While fraud prevention efforts are aimed at stopping theft, the need for investigations will never be completely abated. Ongoing investigations are important deterrents to fraud, but should not be the main focus of a prevention effort.

The most extensive part of a comprehensive fraud prevention program is the creation and implementation of proactive preventive techniques. These policies and procedures should go above and beyond traditional internal controls and government regulations, and should have a specific purpose relative to the prevention of fraud.

Development of a good fraud prevention program is serious business. For maximum effectiveness, I recommend the involvement of an anti-fraud expert. Those who have investigated hundreds of frauds are in the best position to develop the most relevant controls.

An effective program can be implemented efficiently with the right people and the right expertise. It may be complex and time-consuming, but the cost and pain to implement effective anti-fraud controls is small in comparison to potential and actual fraud losses.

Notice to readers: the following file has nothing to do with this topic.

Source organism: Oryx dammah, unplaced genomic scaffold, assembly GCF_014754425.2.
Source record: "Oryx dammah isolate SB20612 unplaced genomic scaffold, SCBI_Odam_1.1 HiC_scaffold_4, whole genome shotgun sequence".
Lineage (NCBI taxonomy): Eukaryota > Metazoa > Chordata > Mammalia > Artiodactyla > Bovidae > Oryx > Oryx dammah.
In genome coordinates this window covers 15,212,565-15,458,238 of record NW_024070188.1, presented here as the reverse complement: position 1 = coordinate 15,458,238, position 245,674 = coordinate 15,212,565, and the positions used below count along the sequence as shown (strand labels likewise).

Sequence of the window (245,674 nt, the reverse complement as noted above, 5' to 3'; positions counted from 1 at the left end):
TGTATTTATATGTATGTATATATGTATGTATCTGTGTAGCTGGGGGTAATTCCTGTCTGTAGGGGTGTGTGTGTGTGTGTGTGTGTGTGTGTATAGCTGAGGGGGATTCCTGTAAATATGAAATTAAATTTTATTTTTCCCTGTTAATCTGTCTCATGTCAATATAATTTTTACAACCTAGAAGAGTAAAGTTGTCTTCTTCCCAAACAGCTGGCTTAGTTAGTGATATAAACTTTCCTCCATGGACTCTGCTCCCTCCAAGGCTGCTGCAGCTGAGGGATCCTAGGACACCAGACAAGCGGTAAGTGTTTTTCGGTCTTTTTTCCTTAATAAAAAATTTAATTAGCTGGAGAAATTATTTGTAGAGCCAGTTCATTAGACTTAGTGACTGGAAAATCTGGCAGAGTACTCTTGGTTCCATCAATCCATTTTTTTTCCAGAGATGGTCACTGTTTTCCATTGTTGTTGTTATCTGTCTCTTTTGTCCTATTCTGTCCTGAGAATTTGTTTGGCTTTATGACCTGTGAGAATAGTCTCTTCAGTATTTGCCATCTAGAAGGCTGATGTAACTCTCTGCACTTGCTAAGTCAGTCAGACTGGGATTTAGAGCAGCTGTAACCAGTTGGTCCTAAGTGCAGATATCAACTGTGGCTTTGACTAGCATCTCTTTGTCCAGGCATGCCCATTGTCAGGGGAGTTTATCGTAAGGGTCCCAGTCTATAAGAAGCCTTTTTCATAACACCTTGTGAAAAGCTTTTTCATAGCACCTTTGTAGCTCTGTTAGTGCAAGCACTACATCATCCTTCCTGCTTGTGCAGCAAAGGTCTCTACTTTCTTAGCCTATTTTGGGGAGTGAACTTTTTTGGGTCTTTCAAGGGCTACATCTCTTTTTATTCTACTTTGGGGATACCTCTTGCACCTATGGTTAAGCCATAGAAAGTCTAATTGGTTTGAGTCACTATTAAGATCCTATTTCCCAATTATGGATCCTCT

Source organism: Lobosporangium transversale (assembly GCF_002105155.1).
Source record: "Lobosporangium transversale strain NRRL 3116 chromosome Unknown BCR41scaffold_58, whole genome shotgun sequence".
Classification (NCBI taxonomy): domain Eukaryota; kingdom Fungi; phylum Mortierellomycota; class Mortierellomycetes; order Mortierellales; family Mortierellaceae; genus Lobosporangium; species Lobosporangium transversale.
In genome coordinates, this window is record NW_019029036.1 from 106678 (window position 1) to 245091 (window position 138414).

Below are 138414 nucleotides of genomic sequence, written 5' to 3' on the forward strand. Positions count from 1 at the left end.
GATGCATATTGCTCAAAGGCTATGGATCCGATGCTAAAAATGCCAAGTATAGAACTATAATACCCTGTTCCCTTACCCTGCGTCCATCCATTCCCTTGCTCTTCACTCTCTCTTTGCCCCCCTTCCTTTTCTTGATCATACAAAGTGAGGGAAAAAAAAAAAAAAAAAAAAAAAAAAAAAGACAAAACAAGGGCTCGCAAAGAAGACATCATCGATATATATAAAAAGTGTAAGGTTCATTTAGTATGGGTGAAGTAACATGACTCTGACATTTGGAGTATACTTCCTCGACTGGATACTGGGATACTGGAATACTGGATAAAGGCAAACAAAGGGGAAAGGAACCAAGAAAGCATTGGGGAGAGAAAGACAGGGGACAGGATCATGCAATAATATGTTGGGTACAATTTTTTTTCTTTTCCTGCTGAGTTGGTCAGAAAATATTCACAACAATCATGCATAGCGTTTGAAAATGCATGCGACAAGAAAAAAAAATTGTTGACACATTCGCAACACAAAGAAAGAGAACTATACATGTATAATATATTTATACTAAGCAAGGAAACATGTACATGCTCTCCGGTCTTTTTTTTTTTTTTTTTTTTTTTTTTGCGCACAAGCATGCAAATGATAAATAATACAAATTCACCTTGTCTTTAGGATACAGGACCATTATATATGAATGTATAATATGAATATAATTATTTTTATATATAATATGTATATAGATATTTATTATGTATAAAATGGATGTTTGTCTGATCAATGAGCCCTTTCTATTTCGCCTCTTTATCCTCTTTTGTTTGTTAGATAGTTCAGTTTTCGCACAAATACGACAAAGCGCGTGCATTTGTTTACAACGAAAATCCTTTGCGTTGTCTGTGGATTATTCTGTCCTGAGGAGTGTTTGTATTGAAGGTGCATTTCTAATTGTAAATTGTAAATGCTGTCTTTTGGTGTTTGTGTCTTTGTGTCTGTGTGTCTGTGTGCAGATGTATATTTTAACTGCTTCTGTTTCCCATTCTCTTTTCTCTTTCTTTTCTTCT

The Best Defense
We’ve all heard that the best defense is a good offense. If management sees the signs that something is out of order, you should follow up. Management should trust their instincts enough to look into any situation that makes you uncomfortable. Hopefully, with a shift toward more proactive fraud prevention, those situations will occur more infrequently.

The process of fraud prevention really never ends. Even with the successful implementation of a comprehensive fraud prevention program, the work is not done. A company committed to fraud prevention will continuously monitor and improve the control policies and procedures.